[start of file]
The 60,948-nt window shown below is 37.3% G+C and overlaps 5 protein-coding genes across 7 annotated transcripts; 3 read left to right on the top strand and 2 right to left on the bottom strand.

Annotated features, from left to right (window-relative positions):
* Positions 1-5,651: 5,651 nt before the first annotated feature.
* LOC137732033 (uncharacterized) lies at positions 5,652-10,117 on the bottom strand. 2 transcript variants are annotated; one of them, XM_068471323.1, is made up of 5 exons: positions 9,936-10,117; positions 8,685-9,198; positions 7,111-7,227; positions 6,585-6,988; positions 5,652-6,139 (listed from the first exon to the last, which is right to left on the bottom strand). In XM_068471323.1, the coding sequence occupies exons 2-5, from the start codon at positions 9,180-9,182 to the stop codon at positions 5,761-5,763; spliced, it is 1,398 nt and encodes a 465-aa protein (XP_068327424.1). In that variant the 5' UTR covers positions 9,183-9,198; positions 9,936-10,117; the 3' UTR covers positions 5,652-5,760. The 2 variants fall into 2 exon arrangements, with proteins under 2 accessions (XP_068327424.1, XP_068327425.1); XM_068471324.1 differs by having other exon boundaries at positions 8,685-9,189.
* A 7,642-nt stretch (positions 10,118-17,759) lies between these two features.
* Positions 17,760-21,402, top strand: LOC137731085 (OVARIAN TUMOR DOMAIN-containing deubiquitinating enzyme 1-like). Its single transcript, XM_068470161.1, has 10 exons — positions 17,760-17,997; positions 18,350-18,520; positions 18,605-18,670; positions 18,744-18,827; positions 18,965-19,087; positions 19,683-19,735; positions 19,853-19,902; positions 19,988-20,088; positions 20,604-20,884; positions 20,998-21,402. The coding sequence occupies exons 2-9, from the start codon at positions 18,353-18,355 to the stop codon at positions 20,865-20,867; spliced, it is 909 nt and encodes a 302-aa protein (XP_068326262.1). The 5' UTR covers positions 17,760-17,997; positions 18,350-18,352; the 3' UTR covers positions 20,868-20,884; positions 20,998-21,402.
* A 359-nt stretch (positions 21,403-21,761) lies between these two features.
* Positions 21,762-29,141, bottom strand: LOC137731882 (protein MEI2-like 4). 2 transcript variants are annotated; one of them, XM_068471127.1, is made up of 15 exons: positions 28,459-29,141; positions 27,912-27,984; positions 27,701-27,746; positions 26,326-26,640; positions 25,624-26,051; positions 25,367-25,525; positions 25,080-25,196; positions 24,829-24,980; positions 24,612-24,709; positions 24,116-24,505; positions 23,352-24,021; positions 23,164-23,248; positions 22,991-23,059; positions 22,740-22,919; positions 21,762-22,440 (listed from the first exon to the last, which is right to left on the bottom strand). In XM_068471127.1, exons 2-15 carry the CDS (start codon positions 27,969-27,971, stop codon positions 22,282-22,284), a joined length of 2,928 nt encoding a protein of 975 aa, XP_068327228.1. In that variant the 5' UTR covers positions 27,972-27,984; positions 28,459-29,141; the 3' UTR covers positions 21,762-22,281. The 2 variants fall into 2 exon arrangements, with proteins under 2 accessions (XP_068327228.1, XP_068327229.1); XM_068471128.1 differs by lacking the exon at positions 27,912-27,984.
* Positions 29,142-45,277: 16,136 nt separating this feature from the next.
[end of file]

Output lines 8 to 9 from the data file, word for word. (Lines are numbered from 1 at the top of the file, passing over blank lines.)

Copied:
* Positions 21,762-29,141, bottom strand: LOC137731882 (protein MEI2-like 4). 2 transcript variants are annotated; one of them, XM_068471127.1, is made up of 15 exons: positions 28,459-29,141; positions 27,912-27,984; positions 27,701-27,746; positions 26,326-26,640; positions 25,624-26,051; positions 25,367-25,525; positions 25,080-25,196; positions 24,829-24,980; positions 24,612-24,709; positions 24,116-24,505; positions 23,352-24,021; positions 23,164-23,248; positions 22,991-23,059; positions 22,740-22,919; positions 21,762-22,440 (listed from the first exon to the last, which is right to left on the bottom strand). In XM_068471127.1, exons 2-15 carry the CDS (start codon positions 27,969-27,971, stop codon positions 22,282-22,284), a joined length of 2,928 nt encoding a protein of 975 aa, XP_068327228.1. In that variant the 5' UTR covers positions 27,972-27,984; positions 28,459-29,141; the 3' UTR covers positions 21,762-22,281. The 2 variants fall into 2 exon arrangements, with proteins under 2 accessions (XP_068327228.1, XP_068327229.1); XM_068471128.1 differs by lacking the exon at positions 27,912-27,984.
* Positions 29,142-45,277: 16,136 nt separating this feature from the next.